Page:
After reading the Marianne and Joe Zecca’s article, we wanted to find out what fellow truck campers made while they were out camping. Our Question of the Week this week was, “What are your favorite foods when you go truck camping?”
“The choice between a truck camper and a hotel vacation/trip came mainly because of my food restriction. No onions for me! If I eat them, it’s like having a baby! So it is pretty hard to eat in a restaurant considering they put onions in so many things. And to make things more complicated, I have to eat every two hours in order to maintain my blood sugar stable. If we had to stop in a restaurant and order every two hours, imagine the little amount of time we would be traveling or visiting. With the truck camper, I eat when I want and what I want, which is almost the same things that I eat at home. Viva Las Truck campa!” – Denise Hupé
“We have a place here in Sheridan, Wyoming called Designing Dinners. You call them or go there and they will prepare dinners for you and freeze them. My wife and I have used Designing Dinners many times for truck camping because we can order the meals we want, have Designing Dinners prepare them and freeze them. Then all we have to do is put them in the truck camper’s freezer and pop them in the oven for a great meal while on the road. Other than that, we don’t do a lot of cooking inside the camper We prefer to cook over an open campfire to save our camper’s propane and not heat up the inside of the camper.” – JT Tardiff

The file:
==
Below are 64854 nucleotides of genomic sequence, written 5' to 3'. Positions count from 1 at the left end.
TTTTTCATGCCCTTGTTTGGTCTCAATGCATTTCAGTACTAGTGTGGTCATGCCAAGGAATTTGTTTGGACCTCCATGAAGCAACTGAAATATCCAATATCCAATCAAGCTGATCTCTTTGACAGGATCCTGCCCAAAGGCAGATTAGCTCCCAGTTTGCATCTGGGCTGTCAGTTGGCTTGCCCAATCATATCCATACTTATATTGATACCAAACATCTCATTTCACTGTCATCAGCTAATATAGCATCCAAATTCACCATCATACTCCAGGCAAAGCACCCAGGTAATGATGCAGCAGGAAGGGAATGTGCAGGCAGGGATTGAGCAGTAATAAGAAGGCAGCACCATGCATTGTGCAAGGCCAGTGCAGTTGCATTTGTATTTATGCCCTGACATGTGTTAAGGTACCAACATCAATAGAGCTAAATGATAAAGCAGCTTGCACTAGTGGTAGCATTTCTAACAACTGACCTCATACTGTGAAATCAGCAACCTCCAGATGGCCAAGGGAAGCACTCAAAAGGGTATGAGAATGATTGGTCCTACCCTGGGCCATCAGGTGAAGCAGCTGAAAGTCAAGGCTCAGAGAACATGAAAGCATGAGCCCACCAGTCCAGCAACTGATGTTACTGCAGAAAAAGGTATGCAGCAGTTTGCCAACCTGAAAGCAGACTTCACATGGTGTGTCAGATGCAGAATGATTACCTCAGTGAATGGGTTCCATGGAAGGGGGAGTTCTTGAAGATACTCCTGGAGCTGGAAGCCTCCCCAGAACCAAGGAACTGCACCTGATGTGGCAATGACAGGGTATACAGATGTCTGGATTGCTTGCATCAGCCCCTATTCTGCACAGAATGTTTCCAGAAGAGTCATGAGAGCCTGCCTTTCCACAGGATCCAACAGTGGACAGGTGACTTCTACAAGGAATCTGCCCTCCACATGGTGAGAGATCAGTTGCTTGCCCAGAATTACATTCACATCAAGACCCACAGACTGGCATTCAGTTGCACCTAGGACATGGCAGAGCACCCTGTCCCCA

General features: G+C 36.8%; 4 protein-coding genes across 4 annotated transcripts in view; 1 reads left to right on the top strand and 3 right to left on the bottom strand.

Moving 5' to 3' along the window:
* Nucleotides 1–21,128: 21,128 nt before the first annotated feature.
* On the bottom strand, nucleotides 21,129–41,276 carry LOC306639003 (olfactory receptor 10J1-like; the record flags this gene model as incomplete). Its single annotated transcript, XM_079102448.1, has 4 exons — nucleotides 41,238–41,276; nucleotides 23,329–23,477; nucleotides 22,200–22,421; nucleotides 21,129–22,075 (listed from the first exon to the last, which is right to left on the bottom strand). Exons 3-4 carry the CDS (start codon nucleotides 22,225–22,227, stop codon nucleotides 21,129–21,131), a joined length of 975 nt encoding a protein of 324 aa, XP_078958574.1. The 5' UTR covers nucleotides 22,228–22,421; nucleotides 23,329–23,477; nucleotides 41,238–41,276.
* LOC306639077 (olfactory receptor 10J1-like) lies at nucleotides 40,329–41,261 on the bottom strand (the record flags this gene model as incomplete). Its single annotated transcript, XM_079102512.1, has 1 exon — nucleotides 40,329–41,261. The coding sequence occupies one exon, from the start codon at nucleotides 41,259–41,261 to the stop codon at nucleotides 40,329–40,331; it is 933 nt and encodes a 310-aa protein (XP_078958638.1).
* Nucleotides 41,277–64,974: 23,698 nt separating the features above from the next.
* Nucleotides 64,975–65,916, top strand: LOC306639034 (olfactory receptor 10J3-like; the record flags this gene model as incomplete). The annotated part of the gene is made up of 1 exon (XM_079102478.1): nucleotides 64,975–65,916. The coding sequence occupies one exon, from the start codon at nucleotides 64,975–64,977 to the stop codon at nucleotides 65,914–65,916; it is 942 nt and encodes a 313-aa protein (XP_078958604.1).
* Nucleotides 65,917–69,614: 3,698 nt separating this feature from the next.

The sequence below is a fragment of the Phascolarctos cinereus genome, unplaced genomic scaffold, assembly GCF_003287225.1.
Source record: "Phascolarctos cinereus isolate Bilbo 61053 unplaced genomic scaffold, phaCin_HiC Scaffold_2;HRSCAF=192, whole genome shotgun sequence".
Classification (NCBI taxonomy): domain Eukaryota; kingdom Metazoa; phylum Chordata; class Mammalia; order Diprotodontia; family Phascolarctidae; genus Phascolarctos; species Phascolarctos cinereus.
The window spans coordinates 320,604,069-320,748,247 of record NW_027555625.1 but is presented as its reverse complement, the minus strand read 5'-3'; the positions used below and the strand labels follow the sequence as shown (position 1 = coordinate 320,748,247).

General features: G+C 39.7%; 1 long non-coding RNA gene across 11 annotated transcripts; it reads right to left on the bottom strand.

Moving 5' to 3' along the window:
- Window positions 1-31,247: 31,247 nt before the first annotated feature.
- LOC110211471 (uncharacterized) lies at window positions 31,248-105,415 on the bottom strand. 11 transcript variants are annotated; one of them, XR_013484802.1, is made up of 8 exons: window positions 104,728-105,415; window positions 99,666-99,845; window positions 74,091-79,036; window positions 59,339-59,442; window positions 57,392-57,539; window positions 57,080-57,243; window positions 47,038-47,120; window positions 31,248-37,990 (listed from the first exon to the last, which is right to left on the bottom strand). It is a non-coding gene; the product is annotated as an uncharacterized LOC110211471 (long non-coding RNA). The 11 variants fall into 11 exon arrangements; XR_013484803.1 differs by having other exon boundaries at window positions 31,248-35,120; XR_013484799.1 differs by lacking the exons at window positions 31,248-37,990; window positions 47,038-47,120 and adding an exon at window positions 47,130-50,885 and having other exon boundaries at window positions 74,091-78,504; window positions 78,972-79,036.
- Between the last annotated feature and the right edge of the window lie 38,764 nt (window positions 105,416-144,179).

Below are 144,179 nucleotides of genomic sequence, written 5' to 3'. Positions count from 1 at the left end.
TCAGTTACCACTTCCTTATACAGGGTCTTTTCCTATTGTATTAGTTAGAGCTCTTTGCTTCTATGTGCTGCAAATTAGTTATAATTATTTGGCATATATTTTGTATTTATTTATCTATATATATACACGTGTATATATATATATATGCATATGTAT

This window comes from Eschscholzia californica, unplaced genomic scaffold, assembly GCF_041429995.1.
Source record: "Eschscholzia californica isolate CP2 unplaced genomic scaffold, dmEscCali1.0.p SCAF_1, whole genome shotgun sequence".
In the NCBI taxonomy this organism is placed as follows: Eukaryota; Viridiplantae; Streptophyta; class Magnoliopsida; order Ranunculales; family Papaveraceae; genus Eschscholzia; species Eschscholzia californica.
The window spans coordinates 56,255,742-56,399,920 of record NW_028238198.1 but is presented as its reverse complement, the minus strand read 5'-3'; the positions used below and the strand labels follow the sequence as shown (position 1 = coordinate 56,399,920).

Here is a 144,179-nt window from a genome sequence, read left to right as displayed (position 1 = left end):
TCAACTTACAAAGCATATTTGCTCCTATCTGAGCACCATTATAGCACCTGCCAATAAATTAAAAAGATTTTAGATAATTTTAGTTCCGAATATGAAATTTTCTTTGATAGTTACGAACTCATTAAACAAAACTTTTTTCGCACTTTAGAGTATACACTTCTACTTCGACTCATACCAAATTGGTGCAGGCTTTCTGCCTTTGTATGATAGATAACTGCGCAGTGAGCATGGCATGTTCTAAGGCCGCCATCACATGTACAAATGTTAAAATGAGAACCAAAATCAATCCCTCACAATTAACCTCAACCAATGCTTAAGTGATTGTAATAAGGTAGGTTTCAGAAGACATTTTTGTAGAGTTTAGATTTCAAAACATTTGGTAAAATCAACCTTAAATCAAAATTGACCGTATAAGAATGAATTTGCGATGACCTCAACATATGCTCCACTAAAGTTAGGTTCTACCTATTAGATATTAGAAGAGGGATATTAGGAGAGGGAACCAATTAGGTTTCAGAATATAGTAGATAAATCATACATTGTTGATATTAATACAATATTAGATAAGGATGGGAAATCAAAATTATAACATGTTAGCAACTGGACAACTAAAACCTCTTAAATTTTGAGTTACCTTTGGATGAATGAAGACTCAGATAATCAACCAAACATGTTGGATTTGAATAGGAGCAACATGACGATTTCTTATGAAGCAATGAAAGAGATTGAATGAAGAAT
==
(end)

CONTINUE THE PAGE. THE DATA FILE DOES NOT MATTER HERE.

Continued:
“When we travel to Maine, it has to be lobster! When we travel down South, it has to be BBQ! When we travel anyplace else, we like whatever is fresh and local!” – Allan and Gale, New Hampshire
“We start every truck camper trip with a container of homemade mild BBQ beef in the fridge. When we pull in for our first night, I have hot sandwiches ready by the time my husband has hooked up. Oh, did I mention some homemade (or not, if I’m too busy) coleslaw? There’s always enough to share with new friends or we have leftovers for a couple days.
My recipe is simple. Season two crock pot size chuck or shoulder roasts and cook them in the crock pot until tender. Pull apart with forks and add your favorite BBQ sauce. Sometimes we take extra in a container without the BBQ sauce to serve with cheese and other goodies, similar to cheesesteak. Also, I always use the tupperware containers that can be used for storage, microwaving, and freezing. They are lightweight and multipurpose.” – Lois and Dan Zell, Lance 1040
“We’ve never really given any thought to taking photos of cooking while camping. It’s a whole new concept for us, sort of like taking photos of every time we go through an entrance of an interesting historical location so we can use it in some sort of contest.
That being said, my wife is an excellent cook. It doesn’t matter if it’s inside or out. She does a swell job at whatever she fixes. Not to leave myself out of the picture. I can tell you that I’m very much on the scene. I’m the one that does the appreciating of what she decides to fix.